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May 9, 2012 / drrobertcach

Frequently Asked Questions Concerning ADHD

An interview with Dr. Robert Cach, neurosurgeon and owner of Idaho Neurological Center

Q: What is ADHD?

Dr. Robert Cash: A neurobehavioral disorder, attention deficit-hyperactive disorder, more commonly referred to as ADHD, affects a child’s ability to concentrate and demonstrate restraint over inhibitions.

Q: When does one typically develop ADHD?

RC: Most doctors catch ADHD during childhood. In fact, roughly three to five percent of American children have ADHD.

Q: How many types of ADHD exist?

RC: Like many disorders, ADHD comes in several varieties. One type sees children unable to ignore hyperactive tendencies, another emphasizes inattention, and a third combines the two.

Q: How can I tell if a child has ADHD?

RC: Warning signs include symptoms stemming from difficulty concentrating, listening to instructions, and staying on task. For example, a child with ADHD often starts projects like homework or chores, but leaves them unfinished. They also have trouble paying attention to details and tend to fidget constantly when required to stay still.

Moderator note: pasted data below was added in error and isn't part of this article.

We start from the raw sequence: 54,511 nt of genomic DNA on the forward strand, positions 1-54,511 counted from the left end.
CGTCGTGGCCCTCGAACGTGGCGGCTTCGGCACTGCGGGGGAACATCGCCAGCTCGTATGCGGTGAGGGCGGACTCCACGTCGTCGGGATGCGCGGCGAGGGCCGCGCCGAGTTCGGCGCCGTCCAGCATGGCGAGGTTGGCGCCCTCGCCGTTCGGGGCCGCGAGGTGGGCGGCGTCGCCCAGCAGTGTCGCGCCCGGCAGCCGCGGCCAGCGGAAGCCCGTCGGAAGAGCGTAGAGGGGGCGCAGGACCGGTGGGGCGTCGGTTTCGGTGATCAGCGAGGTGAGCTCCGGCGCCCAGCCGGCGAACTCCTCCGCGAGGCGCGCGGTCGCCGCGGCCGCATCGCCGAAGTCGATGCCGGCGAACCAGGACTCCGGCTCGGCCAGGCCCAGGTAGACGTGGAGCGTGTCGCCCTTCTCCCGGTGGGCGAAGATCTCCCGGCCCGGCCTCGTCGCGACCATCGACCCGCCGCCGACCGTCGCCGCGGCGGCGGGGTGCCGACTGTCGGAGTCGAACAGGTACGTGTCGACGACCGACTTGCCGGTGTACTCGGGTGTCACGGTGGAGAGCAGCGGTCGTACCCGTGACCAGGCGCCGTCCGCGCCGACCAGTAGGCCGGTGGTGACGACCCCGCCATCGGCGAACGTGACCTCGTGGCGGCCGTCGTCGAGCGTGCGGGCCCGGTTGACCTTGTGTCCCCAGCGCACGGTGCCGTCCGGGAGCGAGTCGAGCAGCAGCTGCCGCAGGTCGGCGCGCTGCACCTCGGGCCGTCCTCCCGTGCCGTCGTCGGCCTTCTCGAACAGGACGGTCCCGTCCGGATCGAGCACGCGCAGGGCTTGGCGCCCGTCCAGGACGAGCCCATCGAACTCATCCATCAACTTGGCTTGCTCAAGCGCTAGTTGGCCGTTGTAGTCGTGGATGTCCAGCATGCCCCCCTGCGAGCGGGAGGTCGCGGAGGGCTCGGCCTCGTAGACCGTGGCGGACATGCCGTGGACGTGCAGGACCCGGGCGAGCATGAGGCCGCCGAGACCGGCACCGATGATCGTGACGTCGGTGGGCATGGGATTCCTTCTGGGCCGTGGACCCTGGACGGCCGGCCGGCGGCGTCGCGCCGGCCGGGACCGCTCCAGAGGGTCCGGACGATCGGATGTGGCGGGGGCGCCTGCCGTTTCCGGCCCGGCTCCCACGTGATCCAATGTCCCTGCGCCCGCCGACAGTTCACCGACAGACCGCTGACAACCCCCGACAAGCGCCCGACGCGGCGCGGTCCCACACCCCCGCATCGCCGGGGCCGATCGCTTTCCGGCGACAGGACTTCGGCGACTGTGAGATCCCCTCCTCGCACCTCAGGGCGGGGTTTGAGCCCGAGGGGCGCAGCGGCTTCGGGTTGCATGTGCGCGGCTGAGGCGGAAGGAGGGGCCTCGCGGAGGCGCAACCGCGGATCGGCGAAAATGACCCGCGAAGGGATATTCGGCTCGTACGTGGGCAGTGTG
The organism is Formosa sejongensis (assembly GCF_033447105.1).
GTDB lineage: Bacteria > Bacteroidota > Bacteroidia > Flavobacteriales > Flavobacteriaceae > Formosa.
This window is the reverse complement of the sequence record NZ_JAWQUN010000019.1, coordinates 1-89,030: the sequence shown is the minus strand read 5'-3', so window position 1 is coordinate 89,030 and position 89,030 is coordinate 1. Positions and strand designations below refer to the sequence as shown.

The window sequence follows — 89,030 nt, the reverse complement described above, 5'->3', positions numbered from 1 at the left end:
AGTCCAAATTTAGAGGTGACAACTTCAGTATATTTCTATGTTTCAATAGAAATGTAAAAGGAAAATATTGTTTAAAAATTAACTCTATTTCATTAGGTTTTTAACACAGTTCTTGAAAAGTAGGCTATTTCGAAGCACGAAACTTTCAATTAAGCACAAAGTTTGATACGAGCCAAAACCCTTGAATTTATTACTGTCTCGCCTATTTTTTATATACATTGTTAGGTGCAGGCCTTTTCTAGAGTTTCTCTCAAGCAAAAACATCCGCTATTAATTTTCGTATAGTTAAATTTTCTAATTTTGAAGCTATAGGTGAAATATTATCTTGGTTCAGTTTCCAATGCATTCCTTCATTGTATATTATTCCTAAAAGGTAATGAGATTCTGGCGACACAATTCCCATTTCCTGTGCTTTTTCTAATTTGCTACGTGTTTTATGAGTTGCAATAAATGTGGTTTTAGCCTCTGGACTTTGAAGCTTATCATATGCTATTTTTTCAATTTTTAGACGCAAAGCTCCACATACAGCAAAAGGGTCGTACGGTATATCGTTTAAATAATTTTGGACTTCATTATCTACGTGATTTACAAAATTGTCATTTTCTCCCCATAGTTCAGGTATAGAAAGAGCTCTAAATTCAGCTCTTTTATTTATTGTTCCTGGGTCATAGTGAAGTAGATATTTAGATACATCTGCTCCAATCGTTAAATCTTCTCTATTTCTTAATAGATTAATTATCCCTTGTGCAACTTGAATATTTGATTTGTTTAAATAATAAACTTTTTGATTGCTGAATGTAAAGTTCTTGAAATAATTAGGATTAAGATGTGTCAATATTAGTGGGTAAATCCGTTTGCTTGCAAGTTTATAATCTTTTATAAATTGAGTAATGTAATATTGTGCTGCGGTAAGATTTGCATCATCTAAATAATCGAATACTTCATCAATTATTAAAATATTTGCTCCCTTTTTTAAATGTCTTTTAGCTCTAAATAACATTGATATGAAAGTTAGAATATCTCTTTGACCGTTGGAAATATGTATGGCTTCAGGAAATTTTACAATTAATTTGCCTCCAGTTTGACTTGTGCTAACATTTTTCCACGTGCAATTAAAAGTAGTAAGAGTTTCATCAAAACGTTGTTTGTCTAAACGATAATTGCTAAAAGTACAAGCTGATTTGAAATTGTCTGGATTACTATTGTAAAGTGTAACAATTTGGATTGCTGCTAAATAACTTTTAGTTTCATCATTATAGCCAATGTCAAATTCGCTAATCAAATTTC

Q: What treatments exist for ADHD?

RC: First, understand that no cure for ADHD exists. Some children leave it in their childhoods, while others simply learn to work around it as they grow older. Regarding treatment, medications such as Ritalin cut back on impulsive behavior and simultaneously increase attention span. However, medications alone rarely work. Adults in the child’s life, specifically parents and teachers, must collaborate to build a structure for the child that includes tutoring and behavioral therapy, if necessary.

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